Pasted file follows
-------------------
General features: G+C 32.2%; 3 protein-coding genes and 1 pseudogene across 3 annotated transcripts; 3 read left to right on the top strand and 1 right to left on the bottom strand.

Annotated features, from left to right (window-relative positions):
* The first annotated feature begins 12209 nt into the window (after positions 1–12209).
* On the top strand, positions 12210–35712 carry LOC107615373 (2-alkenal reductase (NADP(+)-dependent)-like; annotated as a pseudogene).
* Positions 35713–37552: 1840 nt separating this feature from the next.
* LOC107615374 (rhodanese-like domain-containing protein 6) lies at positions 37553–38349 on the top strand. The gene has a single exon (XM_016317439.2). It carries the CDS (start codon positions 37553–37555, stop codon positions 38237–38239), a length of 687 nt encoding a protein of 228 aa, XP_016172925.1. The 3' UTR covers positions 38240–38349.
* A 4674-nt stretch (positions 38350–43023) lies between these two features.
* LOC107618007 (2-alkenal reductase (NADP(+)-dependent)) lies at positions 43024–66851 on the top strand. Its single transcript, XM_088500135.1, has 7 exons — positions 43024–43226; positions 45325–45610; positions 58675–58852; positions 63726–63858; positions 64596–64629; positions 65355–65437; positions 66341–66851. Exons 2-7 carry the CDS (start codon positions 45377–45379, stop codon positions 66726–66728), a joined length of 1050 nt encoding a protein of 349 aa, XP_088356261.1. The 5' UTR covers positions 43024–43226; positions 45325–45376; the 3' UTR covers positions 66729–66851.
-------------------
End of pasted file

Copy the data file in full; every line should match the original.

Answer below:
General features: G+C 32.2%; 3 protein-coding genes and 1 pseudogene across 3 annotated transcripts; 3 read left to right on the top strand and 1 right to left on the bottom strand.

Annotated features, from left to right (window-relative positions):
* The first annotated feature begins 12209 nt into the window (after positions 1–12209).
* On the top strand, positions 12210–35712 carry LOC107615373 (2-alkenal reductase (NADP(+)-dependent)-like; annotated as a pseudogene).
* Positions 35713–37552: 1840 nt separating this feature from the next.
* LOC107615374 (rhodanese-like domain-containing protein 6) lies at positions 37553–38349 on the top strand. The gene has a single exon (XM_016317439.2). It carries the CDS (start codon positions 37553–37555, stop codon positions 38237–38239), a length of 687 nt encoding a protein of 228 aa, XP_016172925.1. The 3' UTR covers positions 38240–38349.
* A 4674-nt stretch (positions 38350–43023) lies between these two features.
* LOC107618007 (2-alkenal reductase (NADP(+)-dependent)) lies at positions 43024–66851 on the top strand. Its single transcript, XM_088500135.1, has 7 exons — positions 43024–43226; positions 45325–45610; positions 58675–58852; positions 63726–63858; positions 64596–64629; positions 65355–65437; positions 66341–66851. Exons 2-7 carry the CDS (start codon positions 45377–45379, stop codon positions 66726–66728), a joined length of 1050 nt encoding a protein of 349 aa, XP_088356261.1. The 5' UTR covers positions 43024–43226; positions 45325–45376; the 3' UTR covers positions 66729–66851.